When Rhode Island accidentally legalized prostitution, rape decreased sharply. Max Ehrenfreund.

In the world’s interconnected airspace, flights over conflict zones are common. Emily Badger.

Americans are abandoning their support for a path to citizenship for undocumented immigrants. Roberto A. Ferdman.

The Malaysian flight that crashed in Ukraine was on the same route it flew every day. Christopher Ingraham.

More evidence that we’re doing a better job taking care of senior citizens than young adults. Emily Badger.

Here are the best and worst times to take the train between New York and D.C. Christopher Ingraham.

The intellectual cesspool of the inflation truthers. Matt O'Brien.

The economy’s big mystery: Why workers are disappearing from the job market. Zachary A. Goldfarb.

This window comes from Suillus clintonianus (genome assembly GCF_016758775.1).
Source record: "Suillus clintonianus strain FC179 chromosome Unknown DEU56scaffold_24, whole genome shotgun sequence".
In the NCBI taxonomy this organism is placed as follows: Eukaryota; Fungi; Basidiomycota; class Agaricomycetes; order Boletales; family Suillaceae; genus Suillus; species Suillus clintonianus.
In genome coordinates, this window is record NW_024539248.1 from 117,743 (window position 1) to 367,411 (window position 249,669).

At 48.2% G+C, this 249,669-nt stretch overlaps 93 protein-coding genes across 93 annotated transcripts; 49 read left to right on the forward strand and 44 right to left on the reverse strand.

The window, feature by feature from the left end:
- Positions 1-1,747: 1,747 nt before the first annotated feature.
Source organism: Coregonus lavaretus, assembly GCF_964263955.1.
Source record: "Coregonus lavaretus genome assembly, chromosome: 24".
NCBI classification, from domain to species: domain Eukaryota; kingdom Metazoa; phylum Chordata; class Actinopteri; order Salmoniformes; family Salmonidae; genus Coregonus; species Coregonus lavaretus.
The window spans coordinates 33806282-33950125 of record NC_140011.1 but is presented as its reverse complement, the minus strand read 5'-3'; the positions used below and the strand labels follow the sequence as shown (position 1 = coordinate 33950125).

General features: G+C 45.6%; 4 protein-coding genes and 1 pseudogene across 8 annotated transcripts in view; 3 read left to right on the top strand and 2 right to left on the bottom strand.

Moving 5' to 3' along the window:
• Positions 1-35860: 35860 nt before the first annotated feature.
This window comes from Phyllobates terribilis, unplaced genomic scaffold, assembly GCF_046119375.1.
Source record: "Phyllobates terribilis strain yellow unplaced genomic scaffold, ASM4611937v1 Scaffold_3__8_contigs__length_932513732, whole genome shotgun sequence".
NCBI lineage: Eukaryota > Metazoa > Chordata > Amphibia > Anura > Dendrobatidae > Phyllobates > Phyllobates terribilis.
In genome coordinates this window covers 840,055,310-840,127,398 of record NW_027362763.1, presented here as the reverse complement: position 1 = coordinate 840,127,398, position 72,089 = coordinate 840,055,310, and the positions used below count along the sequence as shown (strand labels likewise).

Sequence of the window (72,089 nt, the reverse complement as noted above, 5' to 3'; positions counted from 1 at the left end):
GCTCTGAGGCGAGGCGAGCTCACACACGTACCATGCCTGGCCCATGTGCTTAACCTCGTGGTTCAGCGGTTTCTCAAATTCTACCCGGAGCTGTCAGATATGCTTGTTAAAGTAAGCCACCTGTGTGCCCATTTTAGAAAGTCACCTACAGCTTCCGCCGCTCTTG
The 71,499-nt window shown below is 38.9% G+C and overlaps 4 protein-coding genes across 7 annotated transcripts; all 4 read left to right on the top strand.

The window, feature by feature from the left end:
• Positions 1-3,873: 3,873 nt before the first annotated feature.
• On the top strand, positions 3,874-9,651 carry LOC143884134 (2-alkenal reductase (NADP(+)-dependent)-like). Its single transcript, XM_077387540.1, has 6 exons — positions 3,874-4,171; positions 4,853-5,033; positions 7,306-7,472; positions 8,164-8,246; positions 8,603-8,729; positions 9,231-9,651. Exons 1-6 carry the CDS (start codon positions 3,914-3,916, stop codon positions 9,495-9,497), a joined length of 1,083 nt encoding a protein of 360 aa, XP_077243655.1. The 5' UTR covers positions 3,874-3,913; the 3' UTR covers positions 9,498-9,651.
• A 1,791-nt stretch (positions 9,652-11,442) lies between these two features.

Et Cetera

The growing consensus on fixing student loans. Karen Weise in Bloomberg Businessweek.

U.S. oil-export ban seen weakening, not dying. Lynn Doan in Bloomberg.

Public money, private dollars: Obama seeks infrastructure repair money. Michael D. Shear in The New York Times.

GM recalls some cars with faulty switches, deems some others as safe. Paul Lienert in Reuters.

Hill surveillance reform: Time is not on its side. Alex Byers in Politico.

FBI sting spotlights human trafficking. Zusha Elinson in The Wall Street Journal.

Got tips, additions, or comments? E-mail us.

Wonkbook is produced with help from Michelle Williams and Ryan McCarthy.